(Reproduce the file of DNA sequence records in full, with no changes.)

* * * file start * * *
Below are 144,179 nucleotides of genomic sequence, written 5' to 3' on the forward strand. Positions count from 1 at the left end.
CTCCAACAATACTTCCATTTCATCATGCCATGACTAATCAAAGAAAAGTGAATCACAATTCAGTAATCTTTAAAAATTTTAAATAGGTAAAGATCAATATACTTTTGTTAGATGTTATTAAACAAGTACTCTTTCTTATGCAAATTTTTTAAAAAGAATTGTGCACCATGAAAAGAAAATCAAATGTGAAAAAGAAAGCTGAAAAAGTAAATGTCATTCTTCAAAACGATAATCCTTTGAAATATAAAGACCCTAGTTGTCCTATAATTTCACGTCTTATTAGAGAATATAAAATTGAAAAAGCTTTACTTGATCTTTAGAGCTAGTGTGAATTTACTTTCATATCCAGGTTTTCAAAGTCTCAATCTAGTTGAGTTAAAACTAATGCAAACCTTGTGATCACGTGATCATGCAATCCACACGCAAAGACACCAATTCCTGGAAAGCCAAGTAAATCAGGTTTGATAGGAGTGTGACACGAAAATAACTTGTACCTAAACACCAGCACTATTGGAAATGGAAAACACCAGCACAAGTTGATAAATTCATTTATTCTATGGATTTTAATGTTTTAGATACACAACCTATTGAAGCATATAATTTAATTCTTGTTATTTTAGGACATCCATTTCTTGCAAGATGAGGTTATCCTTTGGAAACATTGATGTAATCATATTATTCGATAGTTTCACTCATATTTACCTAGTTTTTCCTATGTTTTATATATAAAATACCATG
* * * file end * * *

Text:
Below are 144,179 nucleotides of genomic sequence, written 5' to 3' on the forward strand. Positions count from 1 at the left end.
CTCCAACAATACTTCCATTTCATCATGCCATGACTAATCAAAGAAAAGTGAATCACAATTCAGTAATCTTTAAAAATTTTAAATAGGTAAAGATCAATATACTTTTGTTAGATGTTATTAAACAAGTACTCTTTCTTATGCAAATTTTTTAAAAAGAATTGTGCACCATGAAAAGAAAATCAAATGTGAAAAAGAAAGCTGAAAAAGTAAATGTCATTCTTCAAAACGATAATCCTTTGAAATATAAAGACCCTAGTTGTCCTATAATTTCACGTCTTATTAGAGAATATAAAATTGAAAAAGCTTTACTTGATCTTTAGAGCTAGTGTGAATTTACTTTCATATCCAGGTTTTCAAAGTCTCAATCTAGTTGAGTTAAAACTAATGCAAACCTTGTGATCACGTGATCATGCAATCCACACGCAAAGACACCAATTCCTGGAAAGCCAAGTAAATCAGGTTTGATAGGAGTGTGACACGAAAATAACTTGTACCTAAACACCAGCACTATTGGAAATGGAAAACACCAGCACAAGTTGATAAATTCATTTATTCTATGGATTTTAATGTTTTAGATACACAACCTATTGAAGCATATAATTTAATTCTTGTTATTTTAGGACATCCATTTCTTGCAAGATGAGGTTATCCTTTGGAAACATTGATGTAATCATATTATTCGATAGTTTCACTCATATTTACCTAGTTTTTCCTATGTTTTATATATAAAATACCATG